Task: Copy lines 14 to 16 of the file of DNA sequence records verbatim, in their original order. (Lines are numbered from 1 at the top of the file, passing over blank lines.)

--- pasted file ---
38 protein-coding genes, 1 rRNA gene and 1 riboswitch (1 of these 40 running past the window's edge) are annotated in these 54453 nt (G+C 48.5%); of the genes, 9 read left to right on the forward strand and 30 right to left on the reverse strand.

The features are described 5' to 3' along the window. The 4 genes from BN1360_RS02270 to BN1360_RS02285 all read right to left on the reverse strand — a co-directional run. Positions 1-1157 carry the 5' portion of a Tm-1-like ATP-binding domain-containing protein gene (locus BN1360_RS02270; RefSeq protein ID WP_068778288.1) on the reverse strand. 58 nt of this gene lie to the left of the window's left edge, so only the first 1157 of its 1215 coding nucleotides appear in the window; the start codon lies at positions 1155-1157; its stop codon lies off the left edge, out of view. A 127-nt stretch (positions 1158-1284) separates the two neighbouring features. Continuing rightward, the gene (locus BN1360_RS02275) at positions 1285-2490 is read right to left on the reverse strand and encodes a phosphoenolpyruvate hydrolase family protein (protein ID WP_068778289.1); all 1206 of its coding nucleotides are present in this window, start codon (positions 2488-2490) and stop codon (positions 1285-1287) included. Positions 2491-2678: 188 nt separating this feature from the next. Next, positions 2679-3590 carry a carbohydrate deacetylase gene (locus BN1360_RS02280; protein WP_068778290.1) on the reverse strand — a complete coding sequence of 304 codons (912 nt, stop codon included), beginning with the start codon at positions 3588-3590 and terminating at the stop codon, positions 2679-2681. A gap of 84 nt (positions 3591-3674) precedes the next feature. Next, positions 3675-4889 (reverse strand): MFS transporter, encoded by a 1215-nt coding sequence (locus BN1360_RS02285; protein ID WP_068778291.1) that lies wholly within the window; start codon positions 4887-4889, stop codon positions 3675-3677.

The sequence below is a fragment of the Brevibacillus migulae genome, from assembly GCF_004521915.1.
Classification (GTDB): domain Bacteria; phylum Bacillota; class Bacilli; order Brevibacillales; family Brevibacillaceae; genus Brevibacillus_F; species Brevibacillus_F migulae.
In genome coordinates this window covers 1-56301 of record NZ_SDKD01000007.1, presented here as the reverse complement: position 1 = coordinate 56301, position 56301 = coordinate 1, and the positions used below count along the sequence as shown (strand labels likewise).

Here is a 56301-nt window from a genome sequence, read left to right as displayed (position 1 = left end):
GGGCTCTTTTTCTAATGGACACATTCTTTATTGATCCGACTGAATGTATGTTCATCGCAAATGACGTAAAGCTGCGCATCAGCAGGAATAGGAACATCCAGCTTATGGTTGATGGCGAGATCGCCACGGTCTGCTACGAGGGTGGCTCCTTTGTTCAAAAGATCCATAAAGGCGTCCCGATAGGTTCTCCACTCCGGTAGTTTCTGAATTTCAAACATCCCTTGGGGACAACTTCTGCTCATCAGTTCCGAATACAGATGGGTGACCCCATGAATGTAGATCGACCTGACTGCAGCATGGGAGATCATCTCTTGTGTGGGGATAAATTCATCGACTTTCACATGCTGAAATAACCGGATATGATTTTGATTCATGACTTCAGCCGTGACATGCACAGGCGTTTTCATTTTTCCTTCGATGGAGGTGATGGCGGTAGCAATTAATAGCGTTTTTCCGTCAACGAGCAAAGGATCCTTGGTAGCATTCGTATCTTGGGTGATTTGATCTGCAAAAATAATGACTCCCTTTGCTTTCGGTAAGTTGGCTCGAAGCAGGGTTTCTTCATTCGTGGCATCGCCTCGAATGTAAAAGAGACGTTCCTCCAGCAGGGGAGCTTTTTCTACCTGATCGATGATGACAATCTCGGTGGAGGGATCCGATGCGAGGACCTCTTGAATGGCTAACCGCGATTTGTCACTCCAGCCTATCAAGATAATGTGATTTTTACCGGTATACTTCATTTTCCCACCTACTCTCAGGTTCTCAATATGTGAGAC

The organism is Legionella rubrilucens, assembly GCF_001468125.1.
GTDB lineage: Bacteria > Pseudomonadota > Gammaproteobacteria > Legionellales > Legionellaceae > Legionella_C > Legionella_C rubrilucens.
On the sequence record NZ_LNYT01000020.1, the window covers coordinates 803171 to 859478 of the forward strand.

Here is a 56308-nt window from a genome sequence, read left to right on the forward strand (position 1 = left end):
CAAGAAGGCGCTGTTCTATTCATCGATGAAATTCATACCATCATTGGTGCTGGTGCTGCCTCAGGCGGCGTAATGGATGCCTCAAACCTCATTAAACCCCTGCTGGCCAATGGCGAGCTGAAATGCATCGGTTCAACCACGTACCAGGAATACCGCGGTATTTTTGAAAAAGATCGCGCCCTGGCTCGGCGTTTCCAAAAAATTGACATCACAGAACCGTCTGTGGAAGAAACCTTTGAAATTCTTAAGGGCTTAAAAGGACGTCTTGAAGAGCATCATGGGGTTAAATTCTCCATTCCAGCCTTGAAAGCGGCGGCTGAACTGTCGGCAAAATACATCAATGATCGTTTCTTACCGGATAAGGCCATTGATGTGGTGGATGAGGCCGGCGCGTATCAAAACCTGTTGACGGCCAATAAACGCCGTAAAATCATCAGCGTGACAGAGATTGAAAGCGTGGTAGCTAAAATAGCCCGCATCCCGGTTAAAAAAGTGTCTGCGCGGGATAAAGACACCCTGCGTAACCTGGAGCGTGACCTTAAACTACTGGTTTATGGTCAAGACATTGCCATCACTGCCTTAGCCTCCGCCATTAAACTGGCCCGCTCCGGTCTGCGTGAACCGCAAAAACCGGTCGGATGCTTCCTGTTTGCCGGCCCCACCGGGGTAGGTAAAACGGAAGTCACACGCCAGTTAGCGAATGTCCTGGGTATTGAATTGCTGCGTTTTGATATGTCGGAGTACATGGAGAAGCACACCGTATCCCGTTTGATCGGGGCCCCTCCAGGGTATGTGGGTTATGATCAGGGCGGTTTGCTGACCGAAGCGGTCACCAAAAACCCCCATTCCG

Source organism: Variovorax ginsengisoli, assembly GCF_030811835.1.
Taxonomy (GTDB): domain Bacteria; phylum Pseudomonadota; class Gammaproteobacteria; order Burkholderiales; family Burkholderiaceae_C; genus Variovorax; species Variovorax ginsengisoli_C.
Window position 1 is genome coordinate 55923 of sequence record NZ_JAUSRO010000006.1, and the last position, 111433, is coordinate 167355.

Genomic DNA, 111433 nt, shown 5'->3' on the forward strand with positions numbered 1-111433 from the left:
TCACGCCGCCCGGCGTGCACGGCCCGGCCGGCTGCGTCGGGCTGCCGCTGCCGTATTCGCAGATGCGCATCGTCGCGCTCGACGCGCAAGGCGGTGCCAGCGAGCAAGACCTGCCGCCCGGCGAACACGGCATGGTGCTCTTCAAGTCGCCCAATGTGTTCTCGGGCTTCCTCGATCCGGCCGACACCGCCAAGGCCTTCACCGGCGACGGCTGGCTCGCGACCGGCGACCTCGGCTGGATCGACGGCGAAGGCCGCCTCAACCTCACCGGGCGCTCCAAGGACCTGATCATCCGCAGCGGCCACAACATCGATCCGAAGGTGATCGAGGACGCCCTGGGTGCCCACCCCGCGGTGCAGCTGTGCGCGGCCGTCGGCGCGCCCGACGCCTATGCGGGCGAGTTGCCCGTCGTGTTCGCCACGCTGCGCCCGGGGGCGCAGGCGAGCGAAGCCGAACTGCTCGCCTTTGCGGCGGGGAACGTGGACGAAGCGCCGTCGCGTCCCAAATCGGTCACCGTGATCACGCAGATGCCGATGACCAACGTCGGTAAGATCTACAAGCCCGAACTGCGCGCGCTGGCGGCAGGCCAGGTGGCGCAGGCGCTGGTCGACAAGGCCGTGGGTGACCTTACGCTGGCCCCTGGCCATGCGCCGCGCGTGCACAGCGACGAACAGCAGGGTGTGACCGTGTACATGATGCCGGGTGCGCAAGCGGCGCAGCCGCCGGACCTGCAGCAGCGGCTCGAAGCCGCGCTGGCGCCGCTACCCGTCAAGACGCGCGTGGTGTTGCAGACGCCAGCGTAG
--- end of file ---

Taxonomy (GTDB): domain Bacteria; phylum Pseudomonadota; class Gammaproteobacteria; order Burkholderiales; family Burkholderiaceae_C; genus Variovorax; species Variovorax ginsengisoli_C.
Window position 1 is genome coordinate 55923 of sequence record NZ_JAUSRO010000006.1, and the last position, 111433, is coordinate 167355.

Genomic DNA, 111433 nt, shown 5'->3' on the forward strand with positions numbered 1-111433 from the left: